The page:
Mountains wronged, with signposts pointing to the squat of picnic tables, waiting
For the passing trade in highway parks like shanty towns - abandoned to the past.

Two hundred miles between each stop in a land of dregs and failing crops
With tattered ribbons of the bush now begging by a roadside fringe, and
All that country too soon cleared, scraped into their broken heaps, and burnt.
One hundred years of hope, and greed, and now the frailer soil has blown. The
Waters, ebbing back through burning earth, have leached the salts of seasons lost,
The last few rags of trees are gaunt; the cratered pans are scabbed with death. 

South Hobart.

A compost garden out of rhyme with urban dreaming overgrown
By weeds and shade and broken toys lost within the elderberry sprawled
Between the chook shed, and the pool: became a duck pond in organic times
When geese and goats and random fruit trees crowded out that urban farm

Of meals home grown, their fruit preserved, and wine: they planned so much
But now the beds are given up to nightshift and Italian class, with summer
Evenings filched between school committees, book group, children dropped
At ballet, and the sporting field - with half the team invited home, then fed.

She does the best she can, each week, with two pet hens that hide their eggs in
Woody herbs that crowd the door, crept in under plans to shape a potager
Designed the year her “Shay” was born: the year his father lied, again, then fled.
The apple trees are mossed, but still bear fruit: the nectarine and peach all died

And I could not take her money - I would not pull it down, but said:
“The ground is good, will feed your dream, as all those weeds will build
The soil and keep it sweet, for later days, when years are meant to grow
Again. Leave it now: it’s fine. Enjoy the children, while they’re young.”     

Her Mother’s Rose

That cutting from her mother’s rose had grown, and died, but then renewed - was lost
And left, and still lives on - is in its third declension now, spiraled inside a broken tub.
So cribbed, and bent - as if her rib remained so gaunt yet curled where courage would
Not wilt, still rising out of ache to bloom - and is not nourished, out of spring, but

Clings to moments that remain remembered in the knots of clay: stayed waiting in a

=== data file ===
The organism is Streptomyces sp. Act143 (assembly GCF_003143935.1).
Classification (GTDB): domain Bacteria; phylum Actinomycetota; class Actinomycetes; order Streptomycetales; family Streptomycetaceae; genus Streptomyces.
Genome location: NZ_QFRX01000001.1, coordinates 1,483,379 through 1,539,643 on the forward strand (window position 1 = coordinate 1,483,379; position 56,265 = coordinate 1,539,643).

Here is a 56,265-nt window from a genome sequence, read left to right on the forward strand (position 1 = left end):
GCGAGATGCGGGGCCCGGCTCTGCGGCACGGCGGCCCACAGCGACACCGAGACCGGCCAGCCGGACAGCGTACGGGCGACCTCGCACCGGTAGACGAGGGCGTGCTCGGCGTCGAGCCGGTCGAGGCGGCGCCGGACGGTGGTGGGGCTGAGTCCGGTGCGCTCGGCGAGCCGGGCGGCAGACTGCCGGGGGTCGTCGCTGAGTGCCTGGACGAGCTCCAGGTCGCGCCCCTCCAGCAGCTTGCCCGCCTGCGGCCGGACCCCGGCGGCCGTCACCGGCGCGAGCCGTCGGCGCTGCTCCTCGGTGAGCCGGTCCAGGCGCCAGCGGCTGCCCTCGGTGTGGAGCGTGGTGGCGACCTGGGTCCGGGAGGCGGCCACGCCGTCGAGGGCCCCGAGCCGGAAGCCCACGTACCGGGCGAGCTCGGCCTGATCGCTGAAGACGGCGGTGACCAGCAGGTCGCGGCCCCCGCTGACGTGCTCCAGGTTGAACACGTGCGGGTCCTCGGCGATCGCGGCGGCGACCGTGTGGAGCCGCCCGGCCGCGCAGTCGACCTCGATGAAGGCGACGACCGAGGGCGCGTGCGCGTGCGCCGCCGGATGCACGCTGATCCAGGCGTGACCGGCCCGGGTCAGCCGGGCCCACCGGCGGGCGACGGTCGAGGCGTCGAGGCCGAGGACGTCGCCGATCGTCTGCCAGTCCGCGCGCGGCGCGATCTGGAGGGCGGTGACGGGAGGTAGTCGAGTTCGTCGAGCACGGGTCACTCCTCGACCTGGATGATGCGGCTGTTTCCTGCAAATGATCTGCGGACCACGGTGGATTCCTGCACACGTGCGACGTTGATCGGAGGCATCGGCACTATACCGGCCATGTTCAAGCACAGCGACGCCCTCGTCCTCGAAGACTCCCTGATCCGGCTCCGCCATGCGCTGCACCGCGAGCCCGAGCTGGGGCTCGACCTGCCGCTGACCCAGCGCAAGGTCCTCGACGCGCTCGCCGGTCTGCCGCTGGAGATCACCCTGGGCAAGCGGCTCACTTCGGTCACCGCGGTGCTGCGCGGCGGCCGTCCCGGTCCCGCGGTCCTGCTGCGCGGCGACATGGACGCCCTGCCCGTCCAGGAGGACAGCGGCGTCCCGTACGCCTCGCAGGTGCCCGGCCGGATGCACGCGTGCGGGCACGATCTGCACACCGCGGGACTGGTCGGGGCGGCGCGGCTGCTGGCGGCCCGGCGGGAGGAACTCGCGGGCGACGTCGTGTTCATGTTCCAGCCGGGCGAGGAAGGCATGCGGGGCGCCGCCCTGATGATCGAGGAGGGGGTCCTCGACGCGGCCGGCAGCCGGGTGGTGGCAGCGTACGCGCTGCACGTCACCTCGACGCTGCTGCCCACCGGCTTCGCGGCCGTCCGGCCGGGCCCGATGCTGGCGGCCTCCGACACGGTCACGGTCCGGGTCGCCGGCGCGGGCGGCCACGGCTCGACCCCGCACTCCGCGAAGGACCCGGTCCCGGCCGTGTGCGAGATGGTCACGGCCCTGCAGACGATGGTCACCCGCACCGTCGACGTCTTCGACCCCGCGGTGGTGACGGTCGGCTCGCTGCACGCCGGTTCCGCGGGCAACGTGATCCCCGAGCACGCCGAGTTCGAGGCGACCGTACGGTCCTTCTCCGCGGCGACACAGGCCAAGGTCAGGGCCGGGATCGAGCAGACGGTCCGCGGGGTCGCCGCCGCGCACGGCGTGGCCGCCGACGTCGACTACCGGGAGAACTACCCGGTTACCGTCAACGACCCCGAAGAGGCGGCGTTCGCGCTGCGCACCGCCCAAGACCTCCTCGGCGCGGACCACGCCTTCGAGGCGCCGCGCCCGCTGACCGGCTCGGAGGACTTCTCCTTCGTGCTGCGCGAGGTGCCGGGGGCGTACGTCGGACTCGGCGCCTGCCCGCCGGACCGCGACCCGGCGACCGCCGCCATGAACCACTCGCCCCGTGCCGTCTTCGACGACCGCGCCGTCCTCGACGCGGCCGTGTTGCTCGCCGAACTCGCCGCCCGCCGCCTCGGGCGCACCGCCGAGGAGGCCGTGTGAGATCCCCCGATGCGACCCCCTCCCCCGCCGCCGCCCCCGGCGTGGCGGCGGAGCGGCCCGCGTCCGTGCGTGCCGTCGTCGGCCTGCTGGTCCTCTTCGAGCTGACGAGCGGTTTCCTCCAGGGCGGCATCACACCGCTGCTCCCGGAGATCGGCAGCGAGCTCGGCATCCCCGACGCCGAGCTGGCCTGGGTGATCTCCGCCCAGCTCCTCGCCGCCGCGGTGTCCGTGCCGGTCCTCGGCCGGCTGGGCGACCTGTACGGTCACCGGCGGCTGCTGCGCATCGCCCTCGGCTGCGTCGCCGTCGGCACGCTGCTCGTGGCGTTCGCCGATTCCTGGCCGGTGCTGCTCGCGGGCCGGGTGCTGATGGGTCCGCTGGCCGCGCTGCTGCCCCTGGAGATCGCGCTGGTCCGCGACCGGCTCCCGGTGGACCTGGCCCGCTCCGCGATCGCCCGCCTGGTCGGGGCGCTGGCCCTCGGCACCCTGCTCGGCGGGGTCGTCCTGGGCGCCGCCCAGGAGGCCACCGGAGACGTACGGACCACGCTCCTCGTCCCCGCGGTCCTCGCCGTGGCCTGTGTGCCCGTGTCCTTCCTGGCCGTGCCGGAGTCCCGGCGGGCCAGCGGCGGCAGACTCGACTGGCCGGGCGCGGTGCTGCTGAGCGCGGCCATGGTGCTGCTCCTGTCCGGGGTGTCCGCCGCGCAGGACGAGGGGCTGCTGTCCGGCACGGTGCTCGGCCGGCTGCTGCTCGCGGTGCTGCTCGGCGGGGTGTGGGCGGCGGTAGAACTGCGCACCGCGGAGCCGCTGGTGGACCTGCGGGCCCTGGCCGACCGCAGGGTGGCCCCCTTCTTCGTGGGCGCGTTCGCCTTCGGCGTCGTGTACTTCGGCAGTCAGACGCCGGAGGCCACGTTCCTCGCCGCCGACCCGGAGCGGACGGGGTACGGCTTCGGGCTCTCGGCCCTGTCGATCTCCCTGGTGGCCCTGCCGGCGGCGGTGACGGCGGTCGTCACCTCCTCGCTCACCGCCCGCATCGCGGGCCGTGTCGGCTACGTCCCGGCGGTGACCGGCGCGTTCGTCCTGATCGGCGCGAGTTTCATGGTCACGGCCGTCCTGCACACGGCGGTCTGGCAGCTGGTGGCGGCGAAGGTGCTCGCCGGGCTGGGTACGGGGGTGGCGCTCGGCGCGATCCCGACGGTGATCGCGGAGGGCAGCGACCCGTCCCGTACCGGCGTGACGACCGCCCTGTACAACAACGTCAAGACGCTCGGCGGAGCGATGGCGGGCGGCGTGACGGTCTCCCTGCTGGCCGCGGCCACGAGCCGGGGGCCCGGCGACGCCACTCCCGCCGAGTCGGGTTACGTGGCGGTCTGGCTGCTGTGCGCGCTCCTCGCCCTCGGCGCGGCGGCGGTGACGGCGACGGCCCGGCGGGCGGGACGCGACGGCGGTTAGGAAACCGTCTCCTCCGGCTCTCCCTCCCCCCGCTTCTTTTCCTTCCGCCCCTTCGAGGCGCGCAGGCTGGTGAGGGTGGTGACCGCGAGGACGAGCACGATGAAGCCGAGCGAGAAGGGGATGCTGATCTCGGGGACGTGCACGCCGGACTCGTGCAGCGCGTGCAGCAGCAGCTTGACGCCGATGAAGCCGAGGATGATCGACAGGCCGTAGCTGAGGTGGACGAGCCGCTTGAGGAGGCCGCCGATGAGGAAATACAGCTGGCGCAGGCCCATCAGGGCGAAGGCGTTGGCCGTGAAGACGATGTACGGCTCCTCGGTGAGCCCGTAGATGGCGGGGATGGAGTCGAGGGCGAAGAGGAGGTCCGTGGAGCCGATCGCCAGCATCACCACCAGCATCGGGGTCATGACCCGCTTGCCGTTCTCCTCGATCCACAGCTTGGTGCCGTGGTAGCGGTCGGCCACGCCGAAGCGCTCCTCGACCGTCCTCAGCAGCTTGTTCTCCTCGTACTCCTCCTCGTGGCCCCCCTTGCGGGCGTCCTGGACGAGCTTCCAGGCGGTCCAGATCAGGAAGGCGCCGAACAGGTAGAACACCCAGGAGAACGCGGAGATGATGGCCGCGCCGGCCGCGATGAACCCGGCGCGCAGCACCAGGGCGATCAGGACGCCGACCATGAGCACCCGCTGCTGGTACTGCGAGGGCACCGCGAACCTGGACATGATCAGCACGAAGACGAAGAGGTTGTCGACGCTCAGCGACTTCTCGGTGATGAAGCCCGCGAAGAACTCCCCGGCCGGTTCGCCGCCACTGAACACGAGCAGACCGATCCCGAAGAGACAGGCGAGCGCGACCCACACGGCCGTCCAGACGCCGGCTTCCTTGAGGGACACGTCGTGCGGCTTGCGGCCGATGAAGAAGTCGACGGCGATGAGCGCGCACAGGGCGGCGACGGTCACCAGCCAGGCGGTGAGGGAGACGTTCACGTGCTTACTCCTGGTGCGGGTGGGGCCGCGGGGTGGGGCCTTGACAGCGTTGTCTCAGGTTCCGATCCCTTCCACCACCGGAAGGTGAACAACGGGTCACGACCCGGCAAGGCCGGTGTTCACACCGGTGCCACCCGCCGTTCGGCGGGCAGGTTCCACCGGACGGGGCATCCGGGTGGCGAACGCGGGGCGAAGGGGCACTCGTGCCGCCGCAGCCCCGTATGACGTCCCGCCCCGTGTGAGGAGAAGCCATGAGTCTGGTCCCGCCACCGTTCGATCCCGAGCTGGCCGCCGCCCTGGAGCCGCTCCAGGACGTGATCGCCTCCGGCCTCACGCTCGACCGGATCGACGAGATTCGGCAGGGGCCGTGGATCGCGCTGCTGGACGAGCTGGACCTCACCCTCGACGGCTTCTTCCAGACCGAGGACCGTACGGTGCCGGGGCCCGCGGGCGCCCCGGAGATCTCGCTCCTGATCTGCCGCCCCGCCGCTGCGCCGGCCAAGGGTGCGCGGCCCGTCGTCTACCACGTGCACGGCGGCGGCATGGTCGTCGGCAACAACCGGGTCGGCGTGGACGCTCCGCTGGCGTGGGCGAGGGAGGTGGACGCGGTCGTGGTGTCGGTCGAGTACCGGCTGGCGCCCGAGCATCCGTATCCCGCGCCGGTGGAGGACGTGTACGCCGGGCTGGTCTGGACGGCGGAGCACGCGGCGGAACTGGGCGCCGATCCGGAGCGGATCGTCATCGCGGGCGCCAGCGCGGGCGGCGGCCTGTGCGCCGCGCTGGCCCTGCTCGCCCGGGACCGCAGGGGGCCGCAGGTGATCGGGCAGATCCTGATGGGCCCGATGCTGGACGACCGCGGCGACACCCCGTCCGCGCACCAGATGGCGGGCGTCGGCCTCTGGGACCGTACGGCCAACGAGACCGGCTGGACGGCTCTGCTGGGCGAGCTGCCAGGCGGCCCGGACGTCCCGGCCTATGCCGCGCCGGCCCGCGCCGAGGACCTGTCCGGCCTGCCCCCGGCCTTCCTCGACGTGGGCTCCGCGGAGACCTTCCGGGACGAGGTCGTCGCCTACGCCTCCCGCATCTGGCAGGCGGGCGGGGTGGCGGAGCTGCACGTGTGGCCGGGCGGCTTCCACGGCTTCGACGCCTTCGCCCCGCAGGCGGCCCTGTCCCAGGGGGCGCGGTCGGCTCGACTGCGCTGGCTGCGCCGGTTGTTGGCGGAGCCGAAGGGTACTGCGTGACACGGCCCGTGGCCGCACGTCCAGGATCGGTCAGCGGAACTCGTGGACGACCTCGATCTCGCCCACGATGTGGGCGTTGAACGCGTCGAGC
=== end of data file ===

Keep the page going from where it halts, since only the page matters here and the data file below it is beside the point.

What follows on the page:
Garden, left, for time to peel away again, and heel that promise in the earth where love is
Traced, and hope unfurls, as life is threading through the shade to push all sighs into
The fold and feed so deep inside the soul: may watch the daughter’s dreaming, flower. 

Country Pumpkins

They cannot curb her bush cucurbits, no matter what the years have paled, or pulled,
No matter how the seasons turn, or foolish thought might spoil the ground with lazy ways
That spend the seed till April frosts with death; too soon. First planted on a compost
Heap, they sucked their moisture from the dew then tapped into a bank of silt, feeding on
The unseen flood with leaves spread out like lily pads that floated on a creek subsumed
Where blade and chain removed the gums, back filled, and crop and storm leached down

Till time would tend her granddad’s pumpkins planted where the chooks were filched, the
Flock all taken by the fox - but cowdung filled the empty yard, the pats were piled, and in
Between the tin and wire - the flame of pepo blooms began, so swiftly fanned to spread
Across the trough and tap and leaning shed, then tumble down, beyond the walls, to spill
Upon the Fords and ploughs and tractor parts that spiraled beneath the pepper tree. I saw
Those plants so quickly sprawl across the flat, to fill that swale like vines of fire

Where burning orbs were turned to track the summer god across the sky, and
Join - it seemed - in stars’ array, like whorls of solar florets clasped, their flowing lines
Of blooms infurled to form a flower of one bright day - a shining morning of the past
That flares where forty winters fall, and time has turned, and trial has tired where
Frailer dreams of faith - might fail - but pumpkins stretch across the field to overgrow
The empty hours of aching, worn out shade. They save her light. It shines, each year. 

A Time of Eden

“We’re up in the hills” my neighbour said:
“We’ll be okay - though I feel sorry for those
Poor silly bastards down by the sea - I can’t believe
That they are still building houses at the coast. “

“What will you do when you or your son wants supplies?”
I asked “Thirty years from now?” “What do you mean?” he queried.
“The Glen Huon Road will be well under water by then” I told him
“Submerged each tide, impassable, and they will have tolled the north bank”.

“Toll?” he asked “What do you mean: the council?”
“No, not the council” I said “Such things will be long gone.
You do not understand. As the waters rise it will all break down so
Swiftly as councils, regions, nations crumble: it will all go back to

Local tribe so soon: to the rule of the strong, the smart, and those that
Hold the last good fields, fords, protected valleys, and the passing places.
You need to read John Wyndham’s “The Kraken Wakes”: he had
Different reasons for the climate shift, but saw what would happen

When the oceans rise, the cities go under, the fertile lowlands are lost
And then starving packs and mobs of the homeless begin to rove
Across the countryside: being channeled into island lines between the
Flooded farms and marshlands in a time when a man with a boat must also

Have a gun. There will be no rule, no laws, no council or police, though an
Army squad may take control of some territory kept by martial force: you
Will be lucky if it is your hill and farm that the soldiers fortify, and, as a serf, you
Get to keep your family alive, and your granddaughters protected: as comfort women.” 

“And what about you then?” He asked “Where will you be?” “If I survive that long”
I said “I will be too old to fight to try to protect the ones I love, but will die trying.
You and I shall be the lucky ones: not left to mourn a lost world, and the land that was:
A time when we shared this earth with other creatures, and the forests: a time of Eden”